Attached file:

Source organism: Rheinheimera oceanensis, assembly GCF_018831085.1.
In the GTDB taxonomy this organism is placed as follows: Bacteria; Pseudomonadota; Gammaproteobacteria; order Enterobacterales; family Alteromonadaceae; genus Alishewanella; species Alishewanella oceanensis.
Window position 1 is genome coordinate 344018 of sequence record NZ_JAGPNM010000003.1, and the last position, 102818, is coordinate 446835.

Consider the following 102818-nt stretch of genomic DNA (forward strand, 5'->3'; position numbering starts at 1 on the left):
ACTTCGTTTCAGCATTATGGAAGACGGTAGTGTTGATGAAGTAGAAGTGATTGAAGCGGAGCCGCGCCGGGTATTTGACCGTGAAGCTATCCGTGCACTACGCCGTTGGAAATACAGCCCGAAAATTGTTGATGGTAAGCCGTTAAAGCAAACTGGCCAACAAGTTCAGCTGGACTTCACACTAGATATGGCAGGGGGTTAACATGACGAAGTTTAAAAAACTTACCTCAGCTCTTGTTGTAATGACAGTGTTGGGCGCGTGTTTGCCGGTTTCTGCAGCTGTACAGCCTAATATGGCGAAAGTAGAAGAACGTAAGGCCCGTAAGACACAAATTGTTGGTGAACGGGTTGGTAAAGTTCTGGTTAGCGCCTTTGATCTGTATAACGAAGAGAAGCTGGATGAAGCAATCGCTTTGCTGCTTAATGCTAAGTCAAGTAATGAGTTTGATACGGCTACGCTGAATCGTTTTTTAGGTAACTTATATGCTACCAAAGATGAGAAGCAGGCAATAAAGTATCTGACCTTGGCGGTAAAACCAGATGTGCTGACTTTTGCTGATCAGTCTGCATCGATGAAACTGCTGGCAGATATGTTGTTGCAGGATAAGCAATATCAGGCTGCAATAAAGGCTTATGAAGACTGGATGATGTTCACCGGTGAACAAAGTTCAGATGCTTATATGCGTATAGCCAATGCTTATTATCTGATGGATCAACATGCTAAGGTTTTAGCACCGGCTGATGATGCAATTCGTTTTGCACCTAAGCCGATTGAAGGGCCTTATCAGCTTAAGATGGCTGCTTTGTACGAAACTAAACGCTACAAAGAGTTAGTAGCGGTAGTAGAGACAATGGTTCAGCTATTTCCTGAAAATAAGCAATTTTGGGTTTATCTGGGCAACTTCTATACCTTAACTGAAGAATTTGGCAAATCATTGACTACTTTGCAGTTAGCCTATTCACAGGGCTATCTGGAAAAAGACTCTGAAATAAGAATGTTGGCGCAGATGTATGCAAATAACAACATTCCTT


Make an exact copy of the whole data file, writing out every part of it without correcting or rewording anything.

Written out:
Source organism: Rheinheimera oceanensis, assembly GCF_018831085.1.
In the GTDB taxonomy this organism is placed as follows: Bacteria; Pseudomonadota; Gammaproteobacteria; order Enterobacterales; family Alteromonadaceae; genus Alishewanella; species Alishewanella oceanensis.
Window position 1 is genome coordinate 344018 of sequence record NZ_JAGPNM010000003.1, and the last position, 102818, is coordinate 446835.

Consider the following 102818-nt stretch of genomic DNA (forward strand, 5'->3'; position numbering starts at 1 on the left):
ACTTCGTTTCAGCATTATGGAAGACGGTAGTGTTGATGAAGTAGAAGTGATTGAAGCGGAGCCGCGCCGGGTATTTGACCGTGAAGCTATCCGTGCACTACGCCGTTGGAAATACAGCCCGAAAATTGTTGATGGTAAGCCGTTAAAGCAAACTGGCCAACAAGTTCAGCTGGACTTCACACTAGATATGGCAGGGGGTTAACATGACGAAGTTTAAAAAACTTACCTCAGCTCTTGTTGTAATGACAGTGTTGGGCGCGTGTTTGCCGGTTTCTGCAGCTGTACAGCCTAATATGGCGAAAGTAGAAGAACGTAAGGCCCGTAAGACACAAATTGTTGGTGAACGGGTTGGTAAAGTTCTGGTTAGCGCCTTTGATCTGTATAACGAAGAGAAGCTGGATGAAGCAATCGCTTTGCTGCTTAATGCTAAGTCAAGTAATGAGTTTGATACGGCTACGCTGAATCGTTTTTTAGGTAACTTATATGCTACCAAAGATGAGAAGCAGGCAATAAAGTATCTGACCTTGGCGGTAAAACCAGATGTGCTGACTTTTGCTGATCAGTCTGCATCGATGAAACTGCTGGCAGATATGTTGTTGCAGGATAAGCAATATCAGGCTGCAATAAAGGCTTATGAAGACTGGATGATGTTCACCGGTGAACAAAGTTCAGATGCTTATATGCGTATAGCCAATGCTTATTATCTGATGGATCAACATGCTAAGGTTTTAGCACCGGCTGATGATGCAATTCGTTTTGCACCTAAGCCGATTGAAGGGCCTTATCAGCTTAAGATGGCTGCTTTGTACGAAACTAAACGCTACAAAGAGTTAGTAGCGGTAGTAGAGACAATGGTTCAGCTATTTCCTGAAAATAAGCAATTTTGGGTTTATCTGGGCAACTTCTATACCTTAACTGAAGAATTTGGCAAATCATTGACTACTTTGCAGTTAGCCTATTCACAGGGCTATCTGGAAAAAGACTCTGAAATAAGAATGTTGGCGCAGATGTATGCAAATAACAACATTCCTT